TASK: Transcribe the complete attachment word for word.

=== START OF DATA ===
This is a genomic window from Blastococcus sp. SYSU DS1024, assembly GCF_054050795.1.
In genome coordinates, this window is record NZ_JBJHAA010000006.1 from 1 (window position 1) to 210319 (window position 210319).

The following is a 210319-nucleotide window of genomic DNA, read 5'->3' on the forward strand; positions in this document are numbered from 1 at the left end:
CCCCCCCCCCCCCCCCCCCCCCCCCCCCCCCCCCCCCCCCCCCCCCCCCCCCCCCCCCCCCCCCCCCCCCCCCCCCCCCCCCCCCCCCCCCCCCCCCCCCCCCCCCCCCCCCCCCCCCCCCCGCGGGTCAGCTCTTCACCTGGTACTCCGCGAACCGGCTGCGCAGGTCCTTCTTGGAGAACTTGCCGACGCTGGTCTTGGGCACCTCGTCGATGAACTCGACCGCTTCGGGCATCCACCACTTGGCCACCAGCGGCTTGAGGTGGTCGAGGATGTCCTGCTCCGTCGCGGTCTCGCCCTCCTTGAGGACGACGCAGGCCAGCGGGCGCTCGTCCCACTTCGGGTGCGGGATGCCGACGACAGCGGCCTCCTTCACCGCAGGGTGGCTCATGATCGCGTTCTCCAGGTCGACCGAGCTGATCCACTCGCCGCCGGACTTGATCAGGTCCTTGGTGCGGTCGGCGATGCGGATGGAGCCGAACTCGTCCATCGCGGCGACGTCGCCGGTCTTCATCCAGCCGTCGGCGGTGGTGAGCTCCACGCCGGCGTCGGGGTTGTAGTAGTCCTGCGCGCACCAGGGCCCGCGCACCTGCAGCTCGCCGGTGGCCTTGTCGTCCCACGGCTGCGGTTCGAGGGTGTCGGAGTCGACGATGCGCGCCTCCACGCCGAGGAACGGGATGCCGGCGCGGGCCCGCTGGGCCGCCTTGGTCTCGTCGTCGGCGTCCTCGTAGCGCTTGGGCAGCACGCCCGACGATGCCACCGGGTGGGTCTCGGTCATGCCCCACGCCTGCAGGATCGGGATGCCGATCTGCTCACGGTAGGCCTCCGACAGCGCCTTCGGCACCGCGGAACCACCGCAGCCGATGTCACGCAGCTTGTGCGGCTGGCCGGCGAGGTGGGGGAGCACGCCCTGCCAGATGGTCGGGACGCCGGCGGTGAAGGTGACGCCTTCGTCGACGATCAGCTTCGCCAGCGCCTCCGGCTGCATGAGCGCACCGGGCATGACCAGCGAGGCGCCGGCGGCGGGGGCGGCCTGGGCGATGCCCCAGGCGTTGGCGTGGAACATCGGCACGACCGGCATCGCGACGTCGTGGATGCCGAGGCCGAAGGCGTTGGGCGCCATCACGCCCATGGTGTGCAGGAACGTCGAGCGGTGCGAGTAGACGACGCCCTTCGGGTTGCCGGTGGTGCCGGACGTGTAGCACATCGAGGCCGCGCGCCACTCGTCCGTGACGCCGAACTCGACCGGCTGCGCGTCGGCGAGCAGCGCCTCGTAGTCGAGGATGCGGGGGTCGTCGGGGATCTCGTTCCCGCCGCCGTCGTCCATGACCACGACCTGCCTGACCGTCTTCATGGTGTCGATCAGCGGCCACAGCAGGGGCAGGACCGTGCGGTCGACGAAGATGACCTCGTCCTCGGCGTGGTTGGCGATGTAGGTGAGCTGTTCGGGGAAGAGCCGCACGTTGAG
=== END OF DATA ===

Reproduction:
This is a genomic window from Blastococcus sp. SYSU DS1024, assembly GCF_054050795.1.
In genome coordinates, this window is record NZ_JBJHAA010000006.1 from 1 (window position 1) to 210319 (window position 210319).

The following is a 210319-nucleotide window of genomic DNA, read 5'->3' on the forward strand; positions in this document are numbered from 1 at the left end:
CCCCCCCCCCCCCCCCCCCCCCCCCCCCCCCCCCCCCCCCCCCCCCCCCCCCCCCCCCCCCCCCCCCCCCCCCCCCCCCCCCCCCCCCCCCCCCCCCCCCCCCCCCCCCCCCCCCCCCCCCCGCGGGTCAGCTCTTCACCTGGTACTCCGCGAACCGGCTGCGCAGGTCCTTCTTGGAGAACTTGCCGACGCTGGTCTTGGGCACCTCGTCGATGAACTCGACCGCTTCGGGCATCCACCACTTGGCCACCAGCGGCTTGAGGTGGTCGAGGATGTCCTGCTCCGTCGCGGTCTCGCCCTCCTTGAGGACGACGCAGGCCAGCGGGCGCTCGTCCCACTTCGGGTGCGGGATGCCGACGACAGCGGCCTCCTTCACCGCAGGGTGGCTCATGATCGCGTTCTCCAGGTCGACCGAGCTGATCCACTCGCCGCCGGACTTGATCAGGTCCTTGGTGCGGTCGGCGATGCGGATGGAGCCGAACTCGTCCATCGCGGCGACGTCGCCGGTCTTCATCCAGCCGTCGGCGGTGGTGAGCTCCACGCCGGCGTCGGGGTTGTAGTAGTCCTGCGCGCACCAGGGCCCGCGCACCTGCAGCTCGCCGGTGGCCTTGTCGTCCCACGGCTGCGGTTCGAGGGTGTCGGAGTCGACGATGCGCGCCTCCACGCCGAGGAACGGGATGCCGGCGCGGGCCCGCTGGGCCGCCTTGGTCTCGTCGTCGGCGTCCTCGTAGCGCTTGGGCAGCACGCCCGACGATGCCACCGGGTGGGTCTCGGTCATGCCCCACGCCTGCAGGATCGGGATGCCGATCTGCTCACGGTAGGCCTCCGACAGCGCCTTCGGCACCGCGGAACCACCGCAGCCGATGTCACGCAGCTTGTGCGGCTGGCCGGCGAGGTGGGGGAGCACGCCCTGCCAGATGGTCGGGACGCCGGCGGTGAAGGTGACGCCTTCGTCGACGATCAGCTTCGCCAGCGCCTCCGGCTGCATGAGCGCACCGGGCATGACCAGCGAGGCGCCGGCGGCGGGGGCGGCCTGGGCGATGCCCCAGGCGTTGGCGTGGAACATCGGCACGACCGGCATCGCGACGTCGTGGATGCCGAGGCCGAAGGCGTTGGGCGCCATCACGCCCATGGTGTGCAGGAACGTCGAGCGGTGCGAGTAGACGACGCCCTTCGGGTTGCCGGTGGTGCCGGACGTGTAGCACATCGAGGCCGCGCGCCACTCGTCCGTGACGCCGAACTCGACCGGCTGCGCGTCGGCGAGCAGCGCCTCGTAGTCGAGGATGCGGGGGTCGTCGGGGATCTCGTTCCCGCCGCCGTCGTCCATGACCACGACCTGCCTGACCGTCTTCATGGTGTCGATCAGCGGCCACAGCAGGGGCAGGACCGTGCGGTCGACGAAGATGACCTCGTCCTCGGCGTGGTTGGCGATGTAGGTGAGCTGTTCGGGGAAGAGCCGCACGTTGAG